1. Urg.

      People have different personalities. Some really like door-to-door but I suspect that most only feel obligated to do it.

      Tell your brother that there are other churches in his town, and try some of them. And no, he won’t go to hell for doing that.

      1. Thanks; I’ll pass along the idea, but my BIL is (otherwise) pretty happy about where he is… he feels guilty for the years spent in a Hyles-soulwinning-is-everything church (like me), and can’t quite shake the feeling that he should be doing this activity, which he detests. His current church doesn’t seem to made the big deal out of it that our old church did.

        I suspect he thinks I am more liberal than he is, but we generally get along.

        1. You might point out that in going door-to-door, he is emulating the Mormons and Jehovah’s Witnesses. Threaten to buy him a white shirt, black tie and a bicycle for Christmas.

          In a previous residence we were bothered by Mormons and JW’s many times. Finally I obtained a tract explaining the Episcopal Church.

          The next time a trio of JW’s came to the door, I was ready. When they started their spiel, I exclaimed, “I’m glad you came here! You came to the right place! Here’s a tract about the Episcopal Church!”

          They looked at it like dog poop, wouldn’t touch it and ran as fast as they could. We were never bothered by them again.

        2. James’ mom did that too- insisted that she wouldn’t take their flyers if they wouldn’t take hers. Don’t know how well her Conservative Baptist lit went over with them…

        3. A book that might assuage some of his guilt, titled “Adventures in Missing the Point”. no, seriously, that’s the title…and chapter 1 speaks to this very issue. It is, in my humble opinion, one of the great must-reads of modern religious thought.

        4. I’ve had mormon missionaries approach me at work (public servant type position in a type of organization that frequently has volunteers) asking if they could “be of service.” I said no because the org. takes public funds and I’ve no idea if the “service” comes with a side of evangelism?

          I’m utterly non religious so many of the things seen here are novel in addition to being strange, but mormon weirdness is something I’ve seen in person.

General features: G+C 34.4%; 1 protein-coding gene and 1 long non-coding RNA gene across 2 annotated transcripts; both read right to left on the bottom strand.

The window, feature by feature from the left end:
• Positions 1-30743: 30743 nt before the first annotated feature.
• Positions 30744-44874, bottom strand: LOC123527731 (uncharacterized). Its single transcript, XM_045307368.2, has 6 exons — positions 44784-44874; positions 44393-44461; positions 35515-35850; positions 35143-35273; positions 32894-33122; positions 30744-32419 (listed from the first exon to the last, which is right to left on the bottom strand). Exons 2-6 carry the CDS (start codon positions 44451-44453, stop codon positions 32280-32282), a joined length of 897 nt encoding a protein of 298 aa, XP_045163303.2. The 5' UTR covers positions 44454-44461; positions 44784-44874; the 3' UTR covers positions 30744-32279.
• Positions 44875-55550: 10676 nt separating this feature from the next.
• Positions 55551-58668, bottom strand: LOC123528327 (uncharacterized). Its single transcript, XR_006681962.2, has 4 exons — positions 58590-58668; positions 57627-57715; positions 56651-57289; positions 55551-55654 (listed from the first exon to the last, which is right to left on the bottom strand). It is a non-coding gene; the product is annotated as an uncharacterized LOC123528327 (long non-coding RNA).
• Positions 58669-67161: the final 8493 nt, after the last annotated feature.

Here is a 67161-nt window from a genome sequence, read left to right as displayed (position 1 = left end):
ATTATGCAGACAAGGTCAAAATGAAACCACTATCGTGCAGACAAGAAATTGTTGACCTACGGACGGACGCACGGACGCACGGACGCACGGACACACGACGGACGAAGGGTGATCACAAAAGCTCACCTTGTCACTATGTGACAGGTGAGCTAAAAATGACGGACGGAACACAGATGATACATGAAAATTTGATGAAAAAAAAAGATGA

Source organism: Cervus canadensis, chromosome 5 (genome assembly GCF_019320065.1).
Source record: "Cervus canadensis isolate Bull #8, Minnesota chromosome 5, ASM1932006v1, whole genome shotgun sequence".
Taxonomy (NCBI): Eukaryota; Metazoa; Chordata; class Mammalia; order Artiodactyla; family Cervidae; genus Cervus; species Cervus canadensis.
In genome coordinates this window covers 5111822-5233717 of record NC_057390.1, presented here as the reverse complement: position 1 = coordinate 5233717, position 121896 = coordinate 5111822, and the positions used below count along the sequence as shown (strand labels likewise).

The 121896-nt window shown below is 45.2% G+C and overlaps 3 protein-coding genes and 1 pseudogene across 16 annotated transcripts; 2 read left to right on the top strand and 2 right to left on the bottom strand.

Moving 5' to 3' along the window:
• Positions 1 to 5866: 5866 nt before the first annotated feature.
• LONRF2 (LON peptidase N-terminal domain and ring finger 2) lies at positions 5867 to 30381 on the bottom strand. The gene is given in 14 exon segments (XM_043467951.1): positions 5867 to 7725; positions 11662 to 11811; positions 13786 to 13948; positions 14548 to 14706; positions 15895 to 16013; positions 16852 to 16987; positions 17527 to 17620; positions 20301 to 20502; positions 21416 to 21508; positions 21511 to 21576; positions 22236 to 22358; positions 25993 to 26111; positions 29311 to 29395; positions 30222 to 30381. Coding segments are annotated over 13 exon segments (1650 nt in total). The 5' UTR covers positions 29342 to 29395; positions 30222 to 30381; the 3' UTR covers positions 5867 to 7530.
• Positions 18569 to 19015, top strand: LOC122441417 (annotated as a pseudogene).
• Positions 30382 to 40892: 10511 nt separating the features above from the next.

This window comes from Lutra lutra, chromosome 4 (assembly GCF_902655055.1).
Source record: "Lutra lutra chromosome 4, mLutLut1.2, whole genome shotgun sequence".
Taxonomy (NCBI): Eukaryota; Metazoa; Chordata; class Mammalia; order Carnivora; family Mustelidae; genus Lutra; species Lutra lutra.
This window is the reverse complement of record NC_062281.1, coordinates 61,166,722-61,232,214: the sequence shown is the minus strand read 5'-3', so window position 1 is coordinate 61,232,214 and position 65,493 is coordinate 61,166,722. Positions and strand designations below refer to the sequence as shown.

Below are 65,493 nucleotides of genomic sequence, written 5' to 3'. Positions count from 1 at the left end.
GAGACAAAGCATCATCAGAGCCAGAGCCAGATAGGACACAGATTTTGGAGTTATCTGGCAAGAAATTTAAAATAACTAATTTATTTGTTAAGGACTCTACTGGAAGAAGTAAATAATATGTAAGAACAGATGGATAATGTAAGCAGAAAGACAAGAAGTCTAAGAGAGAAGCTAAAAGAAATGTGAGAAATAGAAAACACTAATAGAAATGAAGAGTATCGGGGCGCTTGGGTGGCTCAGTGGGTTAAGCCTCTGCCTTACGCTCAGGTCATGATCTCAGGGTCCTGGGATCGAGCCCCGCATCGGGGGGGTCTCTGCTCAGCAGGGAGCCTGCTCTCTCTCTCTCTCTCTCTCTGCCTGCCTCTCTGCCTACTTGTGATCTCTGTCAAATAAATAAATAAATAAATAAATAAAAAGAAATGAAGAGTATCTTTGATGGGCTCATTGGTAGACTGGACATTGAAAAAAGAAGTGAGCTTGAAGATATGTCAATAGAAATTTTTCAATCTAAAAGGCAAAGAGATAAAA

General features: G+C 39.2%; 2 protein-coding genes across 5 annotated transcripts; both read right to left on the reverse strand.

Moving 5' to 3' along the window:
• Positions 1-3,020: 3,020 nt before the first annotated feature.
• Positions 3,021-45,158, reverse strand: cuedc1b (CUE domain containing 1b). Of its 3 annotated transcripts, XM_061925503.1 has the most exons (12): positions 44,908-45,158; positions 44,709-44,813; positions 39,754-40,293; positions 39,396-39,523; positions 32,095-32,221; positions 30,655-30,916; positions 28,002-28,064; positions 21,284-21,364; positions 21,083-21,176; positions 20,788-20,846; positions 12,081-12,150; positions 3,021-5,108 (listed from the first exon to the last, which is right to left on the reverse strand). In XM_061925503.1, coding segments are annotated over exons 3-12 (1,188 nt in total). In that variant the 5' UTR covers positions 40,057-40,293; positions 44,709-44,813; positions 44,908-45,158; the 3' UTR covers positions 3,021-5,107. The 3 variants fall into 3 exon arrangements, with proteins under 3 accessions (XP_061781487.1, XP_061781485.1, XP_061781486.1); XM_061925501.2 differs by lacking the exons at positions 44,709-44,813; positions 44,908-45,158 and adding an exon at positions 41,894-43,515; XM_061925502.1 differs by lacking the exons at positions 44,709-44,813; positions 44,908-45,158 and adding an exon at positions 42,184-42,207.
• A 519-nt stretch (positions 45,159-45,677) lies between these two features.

still countering a pamphlet with a pamphlet is a pretty smooth move lol!

        5. Thanks for the Adventures in Missing the Point references; I don’t know if he’ll agree to read it, since it is by “liberal evangelicals”

        6. Ahh emerging church post modernist thought….just as repulsive to me as extreme fundamentalism.

          With guys like McLaren and Campolo, I’m left wondering, isn’t there a point where your theology gets so liberal that you might as well just sleep in on Sunday morning, being that nobody goes to hell in this theological mindset, whatever they believe or don’t.

          Campolo’s son is now a secular humanist. I guess he just dropped the loose religious traditions of his father and that was what was left of his teaching.

        7. Larry…
          Ironically, the idea that the veracity of a writing is in any way determined by the beliefs of its author(s) is a thoroughly post-modern idea. According to classic rhetoric, disparaging a work based on its authorship is a formal fallacy.

      2. It’s just one of the rules there that one must “go soulwinning” to be in leadership of any kind. He knew it when he joined, but it was the sharp way it was rammed home that got him down.

        1. “see bodies come to the door…”

          Thanks for the memories. Including the time a guy came to the door in nothing but jean shorts. With the zipper wide open. And nothing underneath. Yeah, that’s a body I would have rather NOT seen come to the door.

        2. Might have been deliberate. I would guess you didn’t go back for a second time. A guy I know dealt effectively with Jehovah’s Witnesses. His house was at the end of a long lane so he could see them coming. He was prepared for them. He answered the door naked, holding a large jar of Vaseline. He was somewhat disappointed they didn’t stay for a theological discussion, but he was never bothered again.

        3. Heh. Friend of mine once was out in his shop, at the forge, when the missionaries showed up (I don’t remember if they were JW or LDS). He answered the door shirtless, covered in smudge from the forge, hair and beard wild, and brandishing a half-made broadsword.

          Strangely enough, his visitors did not linger. Nor did they return. 🙂

        4. I would pay to watch Jehovah’s Witnesses having a theological discussion with a stark-naked guy holding a jar of Vaseline, even if (no, especially if) I could only see the JWs.

        5. I would love to do that if JWs – or even the local Fundies – come a-vistin’ but I’m not sure I would have the nerve…

      1. The problem is, that even if it had a RoI of .001% (that’s 1 in 100,000 saved, I think), the church’s response is that it was worth it for that one person because it changed that person’s eternal destiny.

        With my time so very limited, I’d rather not spend it is such a wasted effort. I went out as a “silent partner” for about three years; saw one or two who prayed a prayer; saw none some to church; certainly none joined and became involved.

        My BIL’s church had one guy get saved & get involved from door-to-door, so one hears the “it still works!!!” every now and then.

        1. What about Behold, I stand at the door and knock?
          Puts me in mind of Sheldon: knockknockknock, “Penny!”, knockknockknock, ” Penny! “…